So, what are you facing today that requires faith? Are there health challenges, relationship struggles, financial or emotional strain? Put your faith in God and you’ll keep trusting, keep believing, and live expectantly because that’s what it means to pass the test of faith. And that’s courageous living.
Prayer of Commitment: Father, I place my confidence and faith in You, especially in times of difficulty. I ask for Your assurance and trust You with the outcome.
Unwavering Faith in Trials
If we respond correctly to adversity, God will make us stronger and fill us with joy.
We all go through troubling times, and it’s easy to get disheartened when that happens. But the Bible teaches that even during periods of challenge and adversity, we can respond correctly. Today’s passage tells us to rejoice. This doesn’t mean we’re to be glad about the hardship, but we should rejoice because we’re protected by God for the eternal glory that awaits us in heaven.
Another reason for joy is that trials are designed to produce endurance and spiritual maturity in us (James 1:2-4). God wants us to hang in there so we can derive the full benefit of whatever lesson He has in mind.
Our heavenly Father also uses trials to prove to His children that their faith is genuine (1 Pet. 1:7). When we persevere through each difficulty, our faith is tested and refined, reassuring us of our salvation.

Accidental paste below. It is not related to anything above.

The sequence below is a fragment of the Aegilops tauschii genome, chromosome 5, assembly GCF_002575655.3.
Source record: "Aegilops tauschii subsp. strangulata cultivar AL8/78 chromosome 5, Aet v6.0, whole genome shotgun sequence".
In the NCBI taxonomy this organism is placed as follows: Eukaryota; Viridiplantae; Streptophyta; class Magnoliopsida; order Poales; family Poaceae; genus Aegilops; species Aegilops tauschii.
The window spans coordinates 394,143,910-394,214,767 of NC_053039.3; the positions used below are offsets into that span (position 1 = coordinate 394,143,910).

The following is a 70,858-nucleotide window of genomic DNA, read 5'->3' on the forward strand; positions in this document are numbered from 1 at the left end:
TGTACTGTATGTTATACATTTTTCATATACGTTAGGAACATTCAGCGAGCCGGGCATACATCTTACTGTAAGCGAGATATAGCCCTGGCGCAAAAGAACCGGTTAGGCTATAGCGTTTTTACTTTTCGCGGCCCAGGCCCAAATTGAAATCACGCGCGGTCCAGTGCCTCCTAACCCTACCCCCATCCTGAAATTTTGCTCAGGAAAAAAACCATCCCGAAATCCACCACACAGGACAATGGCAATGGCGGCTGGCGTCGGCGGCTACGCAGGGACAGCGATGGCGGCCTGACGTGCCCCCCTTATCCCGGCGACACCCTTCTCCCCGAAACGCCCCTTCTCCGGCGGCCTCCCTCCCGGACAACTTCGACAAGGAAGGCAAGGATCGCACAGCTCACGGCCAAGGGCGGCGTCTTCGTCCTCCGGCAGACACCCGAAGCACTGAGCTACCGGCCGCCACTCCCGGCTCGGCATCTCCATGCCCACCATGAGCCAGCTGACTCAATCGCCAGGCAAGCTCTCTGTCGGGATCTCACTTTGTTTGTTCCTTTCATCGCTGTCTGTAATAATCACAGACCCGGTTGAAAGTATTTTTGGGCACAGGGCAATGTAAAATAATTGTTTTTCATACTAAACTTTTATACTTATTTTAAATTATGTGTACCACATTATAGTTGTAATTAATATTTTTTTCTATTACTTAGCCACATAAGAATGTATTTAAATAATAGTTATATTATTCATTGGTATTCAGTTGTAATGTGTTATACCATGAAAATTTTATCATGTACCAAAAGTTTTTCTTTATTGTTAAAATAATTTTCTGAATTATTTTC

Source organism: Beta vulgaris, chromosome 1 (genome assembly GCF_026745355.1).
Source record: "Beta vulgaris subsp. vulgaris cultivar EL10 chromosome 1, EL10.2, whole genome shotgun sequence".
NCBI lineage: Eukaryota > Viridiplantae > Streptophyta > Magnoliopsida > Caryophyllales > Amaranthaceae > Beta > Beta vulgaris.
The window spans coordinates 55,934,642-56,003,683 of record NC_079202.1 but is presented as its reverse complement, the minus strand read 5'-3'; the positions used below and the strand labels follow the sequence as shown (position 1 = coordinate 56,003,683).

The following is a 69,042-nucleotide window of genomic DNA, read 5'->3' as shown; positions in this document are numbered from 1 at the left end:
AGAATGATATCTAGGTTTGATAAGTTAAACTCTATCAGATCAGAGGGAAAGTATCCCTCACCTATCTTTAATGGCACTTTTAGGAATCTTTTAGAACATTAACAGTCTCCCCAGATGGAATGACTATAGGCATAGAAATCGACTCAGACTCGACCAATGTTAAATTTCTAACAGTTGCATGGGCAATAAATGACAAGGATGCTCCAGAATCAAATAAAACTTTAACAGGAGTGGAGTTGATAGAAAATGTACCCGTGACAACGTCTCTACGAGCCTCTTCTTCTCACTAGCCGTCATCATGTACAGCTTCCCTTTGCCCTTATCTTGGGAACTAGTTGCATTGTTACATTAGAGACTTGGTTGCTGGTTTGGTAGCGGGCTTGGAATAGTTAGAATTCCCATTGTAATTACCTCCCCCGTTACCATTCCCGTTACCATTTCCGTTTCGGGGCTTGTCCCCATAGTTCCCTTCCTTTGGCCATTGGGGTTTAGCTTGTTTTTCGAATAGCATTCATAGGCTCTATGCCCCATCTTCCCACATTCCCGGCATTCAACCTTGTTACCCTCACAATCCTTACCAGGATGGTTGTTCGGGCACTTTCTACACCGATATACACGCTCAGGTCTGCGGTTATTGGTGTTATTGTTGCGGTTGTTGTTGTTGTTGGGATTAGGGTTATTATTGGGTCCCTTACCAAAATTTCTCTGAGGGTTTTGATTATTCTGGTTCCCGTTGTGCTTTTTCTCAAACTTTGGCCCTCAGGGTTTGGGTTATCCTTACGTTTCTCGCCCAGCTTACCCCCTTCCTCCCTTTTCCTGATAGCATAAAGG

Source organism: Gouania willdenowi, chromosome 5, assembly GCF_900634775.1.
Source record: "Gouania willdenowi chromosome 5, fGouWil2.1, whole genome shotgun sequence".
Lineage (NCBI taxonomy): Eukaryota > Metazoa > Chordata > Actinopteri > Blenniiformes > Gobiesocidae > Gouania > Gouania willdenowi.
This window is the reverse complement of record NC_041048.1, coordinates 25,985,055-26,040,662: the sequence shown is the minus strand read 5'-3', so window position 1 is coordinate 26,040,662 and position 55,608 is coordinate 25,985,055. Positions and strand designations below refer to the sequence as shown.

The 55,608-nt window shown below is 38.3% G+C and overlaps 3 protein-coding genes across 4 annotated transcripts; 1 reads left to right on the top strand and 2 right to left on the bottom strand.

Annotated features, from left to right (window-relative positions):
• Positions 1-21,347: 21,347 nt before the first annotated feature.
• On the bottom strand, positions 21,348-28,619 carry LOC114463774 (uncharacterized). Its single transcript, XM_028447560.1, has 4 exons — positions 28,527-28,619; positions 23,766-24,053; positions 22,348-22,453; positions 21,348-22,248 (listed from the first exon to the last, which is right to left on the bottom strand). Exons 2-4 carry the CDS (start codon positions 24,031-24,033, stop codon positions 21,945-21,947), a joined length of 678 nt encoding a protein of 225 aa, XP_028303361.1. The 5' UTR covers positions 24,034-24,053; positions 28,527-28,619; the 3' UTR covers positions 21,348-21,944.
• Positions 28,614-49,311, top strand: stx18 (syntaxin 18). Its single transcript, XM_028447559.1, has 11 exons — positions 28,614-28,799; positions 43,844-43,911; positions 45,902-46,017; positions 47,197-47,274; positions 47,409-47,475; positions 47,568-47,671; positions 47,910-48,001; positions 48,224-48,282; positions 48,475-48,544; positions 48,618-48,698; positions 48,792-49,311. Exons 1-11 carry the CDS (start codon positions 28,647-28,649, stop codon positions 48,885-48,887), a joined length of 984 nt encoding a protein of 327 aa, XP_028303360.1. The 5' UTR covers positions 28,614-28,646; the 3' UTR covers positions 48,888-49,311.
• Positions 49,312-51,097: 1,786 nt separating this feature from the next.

As we learn that God brings benefit from our adversities, we’ll begin to face challenging times with confidence, knowing He always has our best interest in mind. This leads to joy, because we know He is building our endurance, purifying our heart, and making us people with unshakeable trust in Him.
The Joy of Thanks-Living
THE JOY OF THANKS-“In everything give thanks; for this is God’s will for you in Christ Jesus.”
We’ve arrived at the best time of the year – the Thanksgiving/Christmas season. I just love being with family and friends… enjoying great food, great fellowship, and great football (Go Longhorns!).
As we celebrate Thanksgiving, we tend to focus on our blessings and giving thanks for God’s goodness. While that is certainly a good thing, it is not the best thing. The best thing is to turn Thanksgiving into Thanks-living. Regardless of the day or the situation, God wants us to be thankful. Why is that?
1. Thanks-living lets God know you have confidence in Him, no matter how deep the problems or how dire the circumstances. Thanks is faith turned inside out.
2. Thanks-living changes your countenance and disposition. Instead of being down and discouraged, spreading gloom and despair everywhere you go, you begin to radiate the joy of the Lord. The best witnesses for Christ are those who are facing life’s trials with a song of thanksgiving on their lips.